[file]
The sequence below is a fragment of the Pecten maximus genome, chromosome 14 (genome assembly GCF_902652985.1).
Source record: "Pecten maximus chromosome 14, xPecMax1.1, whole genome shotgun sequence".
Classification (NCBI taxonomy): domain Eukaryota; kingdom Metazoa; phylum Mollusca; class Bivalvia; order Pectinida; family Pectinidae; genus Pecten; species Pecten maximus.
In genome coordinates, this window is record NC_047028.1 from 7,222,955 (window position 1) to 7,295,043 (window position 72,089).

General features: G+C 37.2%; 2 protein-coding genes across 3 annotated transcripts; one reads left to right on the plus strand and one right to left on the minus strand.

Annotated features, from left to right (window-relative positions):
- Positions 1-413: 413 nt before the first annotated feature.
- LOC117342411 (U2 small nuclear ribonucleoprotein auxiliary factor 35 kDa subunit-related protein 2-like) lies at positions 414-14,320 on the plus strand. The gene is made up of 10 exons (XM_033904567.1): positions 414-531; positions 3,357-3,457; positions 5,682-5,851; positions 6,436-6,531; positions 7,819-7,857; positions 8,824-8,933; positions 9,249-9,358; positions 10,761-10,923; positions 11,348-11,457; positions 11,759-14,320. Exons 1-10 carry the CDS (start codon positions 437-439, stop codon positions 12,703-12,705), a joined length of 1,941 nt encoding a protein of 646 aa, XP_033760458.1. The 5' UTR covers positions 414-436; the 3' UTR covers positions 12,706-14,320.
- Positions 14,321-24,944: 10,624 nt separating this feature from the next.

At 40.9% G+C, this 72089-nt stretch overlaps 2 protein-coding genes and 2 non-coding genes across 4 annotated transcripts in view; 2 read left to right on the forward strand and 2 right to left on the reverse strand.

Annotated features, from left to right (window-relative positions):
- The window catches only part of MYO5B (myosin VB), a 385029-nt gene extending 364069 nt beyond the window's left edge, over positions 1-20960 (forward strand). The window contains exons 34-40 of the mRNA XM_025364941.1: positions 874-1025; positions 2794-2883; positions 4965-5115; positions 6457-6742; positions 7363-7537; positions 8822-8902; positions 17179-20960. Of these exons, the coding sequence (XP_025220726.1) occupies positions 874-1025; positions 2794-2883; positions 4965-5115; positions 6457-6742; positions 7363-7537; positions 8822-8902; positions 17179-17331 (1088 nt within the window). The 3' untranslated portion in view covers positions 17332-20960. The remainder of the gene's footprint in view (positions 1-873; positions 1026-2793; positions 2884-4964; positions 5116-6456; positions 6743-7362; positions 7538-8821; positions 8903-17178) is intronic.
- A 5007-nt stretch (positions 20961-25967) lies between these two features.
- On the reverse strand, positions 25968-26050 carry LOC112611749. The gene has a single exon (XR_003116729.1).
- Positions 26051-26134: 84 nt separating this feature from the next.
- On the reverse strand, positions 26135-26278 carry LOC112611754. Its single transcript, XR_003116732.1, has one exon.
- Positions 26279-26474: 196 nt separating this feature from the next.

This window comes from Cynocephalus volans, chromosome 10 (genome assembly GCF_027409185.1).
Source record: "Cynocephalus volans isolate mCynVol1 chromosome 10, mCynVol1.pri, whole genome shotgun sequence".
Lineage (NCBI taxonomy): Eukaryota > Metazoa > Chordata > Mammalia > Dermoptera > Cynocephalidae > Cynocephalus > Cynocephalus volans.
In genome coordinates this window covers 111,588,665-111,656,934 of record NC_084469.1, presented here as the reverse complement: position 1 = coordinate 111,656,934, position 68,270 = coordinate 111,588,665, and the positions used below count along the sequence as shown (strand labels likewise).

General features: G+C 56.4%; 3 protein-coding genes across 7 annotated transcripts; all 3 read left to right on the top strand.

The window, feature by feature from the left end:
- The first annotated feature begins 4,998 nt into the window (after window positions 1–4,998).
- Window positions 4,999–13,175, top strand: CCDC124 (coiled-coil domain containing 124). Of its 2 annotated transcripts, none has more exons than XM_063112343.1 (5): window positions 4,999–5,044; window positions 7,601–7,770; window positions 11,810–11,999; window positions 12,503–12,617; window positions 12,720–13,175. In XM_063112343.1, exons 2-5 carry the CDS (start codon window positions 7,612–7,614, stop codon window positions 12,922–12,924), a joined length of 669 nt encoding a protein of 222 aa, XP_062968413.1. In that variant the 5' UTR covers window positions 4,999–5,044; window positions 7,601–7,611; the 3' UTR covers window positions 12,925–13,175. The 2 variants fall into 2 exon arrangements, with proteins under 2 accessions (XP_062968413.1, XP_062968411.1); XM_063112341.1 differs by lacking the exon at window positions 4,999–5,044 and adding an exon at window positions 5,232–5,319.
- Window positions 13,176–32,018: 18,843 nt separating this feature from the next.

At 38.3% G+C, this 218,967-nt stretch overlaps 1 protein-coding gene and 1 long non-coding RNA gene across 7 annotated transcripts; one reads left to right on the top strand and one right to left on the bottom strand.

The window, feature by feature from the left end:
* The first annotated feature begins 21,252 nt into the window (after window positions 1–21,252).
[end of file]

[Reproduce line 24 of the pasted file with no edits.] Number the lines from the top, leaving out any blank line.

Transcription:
- The first annotated feature begins 4,998 nt into the window (after window positions 1–4,998).